Nutrition: Kids may be great at eating, but cooking is not always their forte
The way to a child’s stomach is not culinary osmosis; it’s through explaining and teaching, says John McKenna
Making carbonara is difficult. Because there is little or nothing to it, the potential for failure is huge. Photograph: Thinkstock
There is a widely held, romantic notion that the children of cooks and food writers are themselves gifted cooks, their skills learnt through patient instruction from their folks, along with a spot of culinary osmosis.
The truth, of course, is very different. The children of food professionals have no more interest in cooking than the kid in the street. Their interest is in eating, and in that regard, they conform to the norm.
There is the daughter who says: “I can’t eat that red meat ’cause I’m a vegan, so I’ll just have a sausage.”
There is the son whose speciality is dubbed “Bloke Food” by his siblings. “Bloke Food” happens when young men work on the culinary principle that having noodles with every dish is good, but noodles with beans is better, and noodles with beans and egg is better still, and noodles with beans, eggs and chilli sauce is Nirvana, especially with soy sauce and grated Parmesan on top.
(Don’t deride Bloke Food, by the way: just clean up that technique a little and you very quickly arrive, believe it or not, at that modern culinary holy grail that we call ramen.)
And while you might teach other folks how to cook for a living, you can be sure that your children do not want to learn from you. The food professional’s paradox is much like the fate of the cobbler’s children: so much water, so close to home.
And then one day, the seriousness of the lacuna you have allowed to happen hits you. The chef Cal Peternell, of Chez Panisse in California, describes it this way:
“I consider cooking and eating with my family my best skill, and so it was with a little surprise, and a little shame, that I realised my eldest son was only a summer away from leaving home for college, and I hadn’t taught him, or the other kids, how to cook . . . they certainly were masters of the coming-together-to-eat part, but the actual gathering-and-cooking-of-the-food part . . . well, I guess I thought that would just be effortlessly communicated and instinctively absorbed.”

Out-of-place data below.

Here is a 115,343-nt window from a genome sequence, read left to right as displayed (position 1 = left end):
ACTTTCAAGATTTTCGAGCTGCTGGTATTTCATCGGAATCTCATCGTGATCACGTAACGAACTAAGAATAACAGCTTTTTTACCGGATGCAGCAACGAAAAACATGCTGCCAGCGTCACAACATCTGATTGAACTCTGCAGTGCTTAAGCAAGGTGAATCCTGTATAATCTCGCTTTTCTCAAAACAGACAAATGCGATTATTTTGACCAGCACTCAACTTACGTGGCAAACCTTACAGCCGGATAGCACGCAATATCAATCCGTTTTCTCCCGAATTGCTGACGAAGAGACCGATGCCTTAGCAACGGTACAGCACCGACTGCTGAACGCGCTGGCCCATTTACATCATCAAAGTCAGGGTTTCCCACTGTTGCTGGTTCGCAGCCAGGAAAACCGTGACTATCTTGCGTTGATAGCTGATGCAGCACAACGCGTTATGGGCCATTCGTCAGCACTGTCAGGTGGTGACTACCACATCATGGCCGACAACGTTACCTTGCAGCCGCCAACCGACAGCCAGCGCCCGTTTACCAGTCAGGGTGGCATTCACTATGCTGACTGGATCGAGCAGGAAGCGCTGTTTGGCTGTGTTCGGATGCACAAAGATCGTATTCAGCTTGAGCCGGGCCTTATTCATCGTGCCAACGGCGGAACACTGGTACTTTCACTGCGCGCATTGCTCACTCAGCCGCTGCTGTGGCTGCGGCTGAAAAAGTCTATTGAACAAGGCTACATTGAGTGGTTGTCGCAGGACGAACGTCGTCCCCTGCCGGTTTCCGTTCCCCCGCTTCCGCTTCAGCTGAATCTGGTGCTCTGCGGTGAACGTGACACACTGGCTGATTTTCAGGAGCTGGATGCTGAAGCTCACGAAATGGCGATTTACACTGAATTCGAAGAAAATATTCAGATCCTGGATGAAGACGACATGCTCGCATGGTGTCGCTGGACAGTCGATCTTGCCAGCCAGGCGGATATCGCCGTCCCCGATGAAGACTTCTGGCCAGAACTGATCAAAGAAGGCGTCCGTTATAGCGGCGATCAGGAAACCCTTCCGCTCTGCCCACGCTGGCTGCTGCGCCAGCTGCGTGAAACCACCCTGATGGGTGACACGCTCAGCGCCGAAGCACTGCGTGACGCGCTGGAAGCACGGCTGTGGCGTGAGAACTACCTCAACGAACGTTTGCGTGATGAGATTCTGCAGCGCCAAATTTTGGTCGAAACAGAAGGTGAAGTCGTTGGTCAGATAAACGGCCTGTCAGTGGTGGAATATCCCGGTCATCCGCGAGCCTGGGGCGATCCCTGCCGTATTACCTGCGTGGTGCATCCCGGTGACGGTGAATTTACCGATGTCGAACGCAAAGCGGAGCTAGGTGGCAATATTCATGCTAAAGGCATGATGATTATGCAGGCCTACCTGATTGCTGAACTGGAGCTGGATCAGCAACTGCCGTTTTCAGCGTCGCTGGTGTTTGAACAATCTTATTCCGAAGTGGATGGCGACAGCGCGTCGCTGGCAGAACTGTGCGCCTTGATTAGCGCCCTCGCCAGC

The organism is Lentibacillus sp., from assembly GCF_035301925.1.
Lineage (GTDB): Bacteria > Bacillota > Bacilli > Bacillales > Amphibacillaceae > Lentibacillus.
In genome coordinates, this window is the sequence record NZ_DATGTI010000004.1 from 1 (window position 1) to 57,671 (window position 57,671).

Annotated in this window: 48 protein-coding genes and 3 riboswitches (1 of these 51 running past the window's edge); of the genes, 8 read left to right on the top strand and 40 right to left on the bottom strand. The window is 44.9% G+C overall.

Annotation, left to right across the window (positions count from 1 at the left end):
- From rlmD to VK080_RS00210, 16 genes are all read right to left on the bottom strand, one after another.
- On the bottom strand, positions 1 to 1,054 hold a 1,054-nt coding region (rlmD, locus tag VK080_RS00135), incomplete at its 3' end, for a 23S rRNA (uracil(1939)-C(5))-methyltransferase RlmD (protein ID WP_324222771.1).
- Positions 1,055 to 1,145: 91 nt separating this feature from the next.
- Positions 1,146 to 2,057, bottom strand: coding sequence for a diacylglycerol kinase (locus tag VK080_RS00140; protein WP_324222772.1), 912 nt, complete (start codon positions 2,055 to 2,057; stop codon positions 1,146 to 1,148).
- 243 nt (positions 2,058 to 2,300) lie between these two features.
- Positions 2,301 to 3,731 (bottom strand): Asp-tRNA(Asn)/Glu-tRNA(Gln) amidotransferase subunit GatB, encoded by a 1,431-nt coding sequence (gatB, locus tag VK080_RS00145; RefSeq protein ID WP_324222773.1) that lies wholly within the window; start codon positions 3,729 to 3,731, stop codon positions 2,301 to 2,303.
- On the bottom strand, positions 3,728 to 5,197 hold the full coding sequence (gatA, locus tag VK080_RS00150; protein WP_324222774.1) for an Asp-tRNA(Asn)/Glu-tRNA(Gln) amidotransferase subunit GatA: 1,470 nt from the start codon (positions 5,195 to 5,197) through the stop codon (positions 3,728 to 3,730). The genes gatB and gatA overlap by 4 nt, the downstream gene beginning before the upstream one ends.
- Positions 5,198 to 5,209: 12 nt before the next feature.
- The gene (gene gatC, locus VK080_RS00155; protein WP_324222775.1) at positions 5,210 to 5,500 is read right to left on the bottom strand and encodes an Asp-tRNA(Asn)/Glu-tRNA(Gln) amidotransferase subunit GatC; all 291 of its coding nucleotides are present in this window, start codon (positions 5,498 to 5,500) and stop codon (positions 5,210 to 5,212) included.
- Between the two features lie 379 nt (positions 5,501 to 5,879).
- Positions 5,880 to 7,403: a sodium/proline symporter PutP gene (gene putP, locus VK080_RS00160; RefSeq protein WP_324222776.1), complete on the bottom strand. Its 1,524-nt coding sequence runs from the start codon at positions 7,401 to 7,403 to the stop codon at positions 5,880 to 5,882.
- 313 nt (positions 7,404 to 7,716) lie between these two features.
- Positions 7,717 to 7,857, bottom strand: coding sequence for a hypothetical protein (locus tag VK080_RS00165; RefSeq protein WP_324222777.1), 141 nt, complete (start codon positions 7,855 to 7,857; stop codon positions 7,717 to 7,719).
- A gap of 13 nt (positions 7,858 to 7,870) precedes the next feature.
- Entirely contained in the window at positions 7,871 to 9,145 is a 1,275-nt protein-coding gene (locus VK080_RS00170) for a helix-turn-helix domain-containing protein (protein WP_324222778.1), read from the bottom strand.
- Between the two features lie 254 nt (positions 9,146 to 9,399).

Even with a summer crash course of instruction, Peternell is soon receiving the urgent text messages and Vibers and phone calls: How do I do this? How long should this take? What temperature should the oven be at?
PJ’s pastaTwelve Recipes
PJ’s first outing with the book, after the traditional holiday wrestling with his brother over who was going to cook their pasta lunch (this is at 3.45pm, of course) was to cook pasta carbonara.
Making carbonara is as difficult as tightrope walking or rock climbing. Because there is little or nothing to it – butter, bacon, eggs, cheese, pepper, pasta – the potential for failure is huge.
It is one of the defining Italian dishes, in which you aim to make a little into a lot. And you can achieve that only by having a sure-shot technique. All the pieces have to fit. If you resort to using cream, as many recipes do, you are not being true to the dish.
So, lots of water was boiled, and lots of salt chucked into it, followed by the pasta. The bacon pieces were cooked to render the fat. The eggs, cheese, salt and pepper were beaten together in a bowl. Plates were warmed.
Then it was finished in a flash – pasta drained, water saved, into the pan, egg mixture on top, toss, toss, add pasta water, toss, spoon into the bowls, add more cheese at the table. Now eat.
Standing on the sidelines of all this, confined to barking out what were surely helpful instructions – “Hurry up! Faster! Hurry up!”– I was as nervous as a deer caught in headlights.
I needn’t have worried. The lads ate, looked at each other, and said: “This is like La Cucina.”
In our house, that is the highest praise, because the pasta dishes cooked by Bruno Coppola and his team in La Cucina, just outside Limerick, are the stuff of legend. Coppola’s pasta dishes work because of their sublime simplicity and their sublime textures.
With Cal Peternell as his guide, PJ took his cooking to a higher place, by following instruction, by paying attention to detail. He was allowed to understand that great cooking can be just a hair’s breadth apart from good cooking.
And that is why Twelve Recipes is a valuable book, and a key element in the quest to empower young people to take control of their health by having confidence and control with their cooking.
At the time of writing, PJ has yet to give a firm indication of when he will cook the twice-cooked pork dish, on page 222, for his parents.
Twelve Recipes, by Cal Peternell, is published by Harper Collins
John McKenna is author of Where to Eat and Stay on the Wild Atlantic Way.